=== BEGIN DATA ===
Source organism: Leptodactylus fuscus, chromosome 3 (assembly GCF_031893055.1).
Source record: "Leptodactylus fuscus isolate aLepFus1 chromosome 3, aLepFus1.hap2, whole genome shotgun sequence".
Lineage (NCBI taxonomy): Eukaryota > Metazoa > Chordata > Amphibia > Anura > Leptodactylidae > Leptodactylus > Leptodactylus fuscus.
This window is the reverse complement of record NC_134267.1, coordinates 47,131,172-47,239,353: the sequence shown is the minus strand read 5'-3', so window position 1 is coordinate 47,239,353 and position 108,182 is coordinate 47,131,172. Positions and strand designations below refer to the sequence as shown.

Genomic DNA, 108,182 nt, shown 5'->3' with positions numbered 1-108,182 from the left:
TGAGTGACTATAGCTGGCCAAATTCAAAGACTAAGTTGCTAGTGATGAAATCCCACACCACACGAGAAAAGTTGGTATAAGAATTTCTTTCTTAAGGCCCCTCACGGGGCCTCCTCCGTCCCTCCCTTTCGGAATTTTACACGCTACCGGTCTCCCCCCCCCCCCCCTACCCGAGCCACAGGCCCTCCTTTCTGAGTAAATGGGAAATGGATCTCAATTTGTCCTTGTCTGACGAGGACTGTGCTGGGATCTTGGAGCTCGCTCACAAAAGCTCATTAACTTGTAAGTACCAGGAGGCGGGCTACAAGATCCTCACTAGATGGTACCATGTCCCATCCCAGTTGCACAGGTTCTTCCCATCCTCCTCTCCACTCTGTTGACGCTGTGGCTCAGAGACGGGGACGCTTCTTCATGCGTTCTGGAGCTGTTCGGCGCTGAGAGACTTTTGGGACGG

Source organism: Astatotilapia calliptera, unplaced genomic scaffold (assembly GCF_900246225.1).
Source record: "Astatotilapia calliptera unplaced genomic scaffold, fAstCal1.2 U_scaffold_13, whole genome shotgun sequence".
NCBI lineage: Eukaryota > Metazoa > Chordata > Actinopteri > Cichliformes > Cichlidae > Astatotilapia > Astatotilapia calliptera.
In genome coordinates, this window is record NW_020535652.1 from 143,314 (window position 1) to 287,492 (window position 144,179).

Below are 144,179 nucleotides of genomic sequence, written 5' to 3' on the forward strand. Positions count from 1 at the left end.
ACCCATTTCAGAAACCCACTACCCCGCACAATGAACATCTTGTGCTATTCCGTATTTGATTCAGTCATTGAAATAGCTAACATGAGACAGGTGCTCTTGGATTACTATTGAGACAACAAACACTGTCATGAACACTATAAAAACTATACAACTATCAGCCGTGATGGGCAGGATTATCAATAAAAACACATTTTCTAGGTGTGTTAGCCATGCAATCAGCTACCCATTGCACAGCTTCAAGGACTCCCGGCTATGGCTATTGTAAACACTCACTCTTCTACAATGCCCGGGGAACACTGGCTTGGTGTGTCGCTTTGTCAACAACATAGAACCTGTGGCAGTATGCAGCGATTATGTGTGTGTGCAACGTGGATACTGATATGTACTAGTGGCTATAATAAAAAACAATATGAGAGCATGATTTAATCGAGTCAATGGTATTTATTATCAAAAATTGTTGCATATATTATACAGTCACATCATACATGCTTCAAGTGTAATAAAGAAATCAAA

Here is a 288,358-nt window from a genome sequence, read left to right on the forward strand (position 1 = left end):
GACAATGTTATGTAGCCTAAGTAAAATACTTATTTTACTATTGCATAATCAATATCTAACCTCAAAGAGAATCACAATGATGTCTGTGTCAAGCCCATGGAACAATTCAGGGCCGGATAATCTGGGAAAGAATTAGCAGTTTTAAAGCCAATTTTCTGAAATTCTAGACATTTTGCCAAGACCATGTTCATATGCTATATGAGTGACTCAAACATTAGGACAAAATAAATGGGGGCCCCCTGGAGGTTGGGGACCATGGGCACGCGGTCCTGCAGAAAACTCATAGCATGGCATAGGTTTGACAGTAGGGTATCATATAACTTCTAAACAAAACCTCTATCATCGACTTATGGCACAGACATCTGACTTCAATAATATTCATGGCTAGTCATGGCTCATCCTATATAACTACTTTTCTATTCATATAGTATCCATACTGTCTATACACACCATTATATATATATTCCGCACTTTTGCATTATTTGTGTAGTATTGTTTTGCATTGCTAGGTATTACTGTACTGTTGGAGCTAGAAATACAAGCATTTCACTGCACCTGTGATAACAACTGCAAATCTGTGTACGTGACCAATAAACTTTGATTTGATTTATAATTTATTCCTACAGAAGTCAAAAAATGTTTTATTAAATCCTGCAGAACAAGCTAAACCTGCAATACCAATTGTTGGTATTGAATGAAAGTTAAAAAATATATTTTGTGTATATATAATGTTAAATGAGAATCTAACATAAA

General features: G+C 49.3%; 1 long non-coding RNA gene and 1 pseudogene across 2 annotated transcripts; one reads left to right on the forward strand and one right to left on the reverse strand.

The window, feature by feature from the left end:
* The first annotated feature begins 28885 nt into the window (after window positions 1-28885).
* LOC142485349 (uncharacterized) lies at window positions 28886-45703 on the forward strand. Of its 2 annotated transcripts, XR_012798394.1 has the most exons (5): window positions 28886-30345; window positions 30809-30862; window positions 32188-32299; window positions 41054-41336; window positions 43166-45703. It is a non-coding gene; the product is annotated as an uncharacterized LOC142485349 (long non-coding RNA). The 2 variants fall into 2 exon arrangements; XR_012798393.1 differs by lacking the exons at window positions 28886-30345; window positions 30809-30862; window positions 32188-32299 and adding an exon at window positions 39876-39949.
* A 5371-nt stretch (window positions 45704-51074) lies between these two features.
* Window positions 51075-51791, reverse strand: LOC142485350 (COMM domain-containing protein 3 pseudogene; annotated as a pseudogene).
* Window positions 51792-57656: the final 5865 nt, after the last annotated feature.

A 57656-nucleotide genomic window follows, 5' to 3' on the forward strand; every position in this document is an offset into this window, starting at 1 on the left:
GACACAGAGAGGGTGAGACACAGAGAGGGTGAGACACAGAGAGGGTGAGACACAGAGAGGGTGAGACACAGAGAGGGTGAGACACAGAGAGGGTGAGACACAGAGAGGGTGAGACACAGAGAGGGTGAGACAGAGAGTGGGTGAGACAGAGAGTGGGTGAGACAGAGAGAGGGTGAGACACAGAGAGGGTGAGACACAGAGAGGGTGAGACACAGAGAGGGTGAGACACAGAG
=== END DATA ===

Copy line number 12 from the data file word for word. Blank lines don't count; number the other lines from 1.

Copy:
ACCCATTTCAGAAACCCACTACCCCGCACAATGAACATCTTGTGCTATTCCGTATTTGATTCAGTCATTGAAATAGCTAACATGAGACAGGTGCTCTTGGATTACTATTGAGACAACAAACACTGTCATGAACACTATAAAAACTATACAACTATCAGCCGTGATGGGCAGGATTATCAATAAAAACACATTTTCTAGGTGTGTTAGCCATGCAATCAGCTACCCATTGCACAGCTTCAAGGACTCCCGGCTATGGCTATTGTAAACACTCACTCTTCTACAATGCCCGGGGAACACTGGCTTGGTGTGTCGCTTTGTCAACAACATAGAACCTGTGGCAGTATGCAGCGATTATGTGTGTGTGCAACGTGGATACTGATATGTACTAGTGGCTATAATAAAAAACAATATGAGAGCATGATTTAATCGAGTCAATGGTATTTATTATCAAAAATTGTTGCATATATTATACAGTCACATCATACATGCTTCAAGTGTAATAAAGAAATCAAA